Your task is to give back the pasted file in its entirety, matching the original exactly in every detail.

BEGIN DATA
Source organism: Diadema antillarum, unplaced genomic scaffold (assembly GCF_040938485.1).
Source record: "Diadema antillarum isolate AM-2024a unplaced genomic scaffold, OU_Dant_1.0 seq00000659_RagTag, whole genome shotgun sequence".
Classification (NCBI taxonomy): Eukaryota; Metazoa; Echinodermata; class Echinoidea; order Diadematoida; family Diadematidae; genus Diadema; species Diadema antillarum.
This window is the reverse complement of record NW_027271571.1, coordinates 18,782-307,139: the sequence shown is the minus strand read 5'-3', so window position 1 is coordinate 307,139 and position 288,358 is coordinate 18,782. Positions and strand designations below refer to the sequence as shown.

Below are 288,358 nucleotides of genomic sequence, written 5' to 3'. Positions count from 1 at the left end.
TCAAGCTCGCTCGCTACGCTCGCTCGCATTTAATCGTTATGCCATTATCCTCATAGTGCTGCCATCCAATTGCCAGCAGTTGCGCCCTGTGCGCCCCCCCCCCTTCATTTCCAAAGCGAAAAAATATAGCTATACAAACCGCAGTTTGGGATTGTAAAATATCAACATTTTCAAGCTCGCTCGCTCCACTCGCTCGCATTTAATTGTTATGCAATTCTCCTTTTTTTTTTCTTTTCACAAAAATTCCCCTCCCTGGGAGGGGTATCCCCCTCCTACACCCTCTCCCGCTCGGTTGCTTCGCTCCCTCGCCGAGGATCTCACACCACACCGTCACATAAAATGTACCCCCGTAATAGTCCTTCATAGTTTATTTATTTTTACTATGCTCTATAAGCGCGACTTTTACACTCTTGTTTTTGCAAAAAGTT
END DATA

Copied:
Source organism: Diadema antillarum, unplaced genomic scaffold (assembly GCF_040938485.1).
Source record: "Diadema antillarum isolate AM-2024a unplaced genomic scaffold, OU_Dant_1.0 seq00000659_RagTag, whole genome shotgun sequence".
Classification (NCBI taxonomy): Eukaryota; Metazoa; Echinodermata; class Echinoidea; order Diadematoida; family Diadematidae; genus Diadema; species Diadema antillarum.
This window is the reverse complement of record NW_027271571.1, coordinates 18,782-307,139: the sequence shown is the minus strand read 5'-3', so window position 1 is coordinate 307,139 and position 288,358 is coordinate 18,782. Positions and strand designations below refer to the sequence as shown.

Below are 288,358 nucleotides of genomic sequence, written 5' to 3'. Positions count from 1 at the left end.
TCAAGCTCGCTCGCTACGCTCGCTCGCATTTAATCGTTATGCCATTATCCTCATAGTGCTGCCATCCAATTGCCAGCAGTTGCGCCCTGTGCGCCCCCCCCCCTTCATTTCCAAAGCGAAAAAATATAGCTATACAAACCGCAGTTTGGGATTGTAAAATATCAACATTTTCAAGCTCGCTCGCTCCACTCGCTCGCATTTAATTGTTATGCAATTCTCCTTTTTTTTTTCTTTTCACAAAAATTCCCCTCCCTGGGAGGGGTATCCCCCTCCTACACCCTCTCCCGCTCGGTTGCTTCGCTCCCTCGCCGAGGATCTCACACCACACCGTCACATAAAATGTACCCCCGTAATAGTCCTTCATAGTTTATTTATTTTTACTATGCTCTATAAGCGCGACTTTTACACTCTTGTTTTTGCAAAAAGTT